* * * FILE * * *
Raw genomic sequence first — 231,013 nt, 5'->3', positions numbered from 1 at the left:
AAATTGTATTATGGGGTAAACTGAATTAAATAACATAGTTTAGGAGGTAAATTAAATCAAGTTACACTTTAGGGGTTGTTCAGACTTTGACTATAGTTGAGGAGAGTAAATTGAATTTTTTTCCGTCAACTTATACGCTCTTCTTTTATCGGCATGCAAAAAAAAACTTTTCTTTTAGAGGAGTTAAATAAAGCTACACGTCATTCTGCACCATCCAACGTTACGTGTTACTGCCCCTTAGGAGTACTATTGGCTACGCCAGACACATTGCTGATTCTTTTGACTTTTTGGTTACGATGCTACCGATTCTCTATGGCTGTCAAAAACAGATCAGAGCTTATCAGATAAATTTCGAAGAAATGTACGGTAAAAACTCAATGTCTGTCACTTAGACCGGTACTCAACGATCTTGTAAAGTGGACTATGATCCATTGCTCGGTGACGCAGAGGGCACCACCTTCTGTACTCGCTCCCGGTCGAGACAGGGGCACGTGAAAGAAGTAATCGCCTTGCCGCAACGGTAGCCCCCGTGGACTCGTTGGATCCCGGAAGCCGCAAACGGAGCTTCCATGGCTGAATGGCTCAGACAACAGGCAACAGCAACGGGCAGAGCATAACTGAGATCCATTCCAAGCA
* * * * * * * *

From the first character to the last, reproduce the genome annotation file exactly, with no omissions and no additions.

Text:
Raw genomic sequence first — 231,013 nt, 5'->3', positions numbered from 1 at the left:
AAATTGTATTATGGGGTAAACTGAATTAAATAACATAGTTTAGGAGGTAAATTAAATCAAGTTACACTTTAGGGGTTGTTCAGACTTTGACTATAGTTGAGGAGAGTAAATTGAATTTTTTTCCGTCAACTTATACGCTCTTCTTTTATCGGCATGCAAAAAAAAACTTTTCTTTTAGAGGAGTTAAATAAAGCTACACGTCATTCTGCACCATCCAACGTTACGTGTTACTGCCCCTTAGGAGTACTATTGGCTACGCCAGACACATTGCTGATTCTTTTGACTTTTTGGTTACGATGCTACCGATTCTCTATGGCTGTCAAAAACAGATCAGAGCTTATCAGATAAATTTCGAAGAAATGTACGGTAAAAACTCAATGTCTGTCACTTAGACCGGTACTCAACGATCTTGTAAAGTGGACTATGATCCATTGCTCGGTGACGCAGAGGGCACCACCTTCTGTACTCGCTCCCGGTCGAGACAGGGGCACGTGAAAGAAGTAATCGCCTTGCCGCAACGGTAGCCCCCGTGGACTCGTTGGATCCCGGAAGCCGCAAACGGAGCTTCCATGGCTGAATGGCTCAGACAACAGGCAACAGCAACGGGCAGAGCATAACTGAGATCCATTCCAAGCA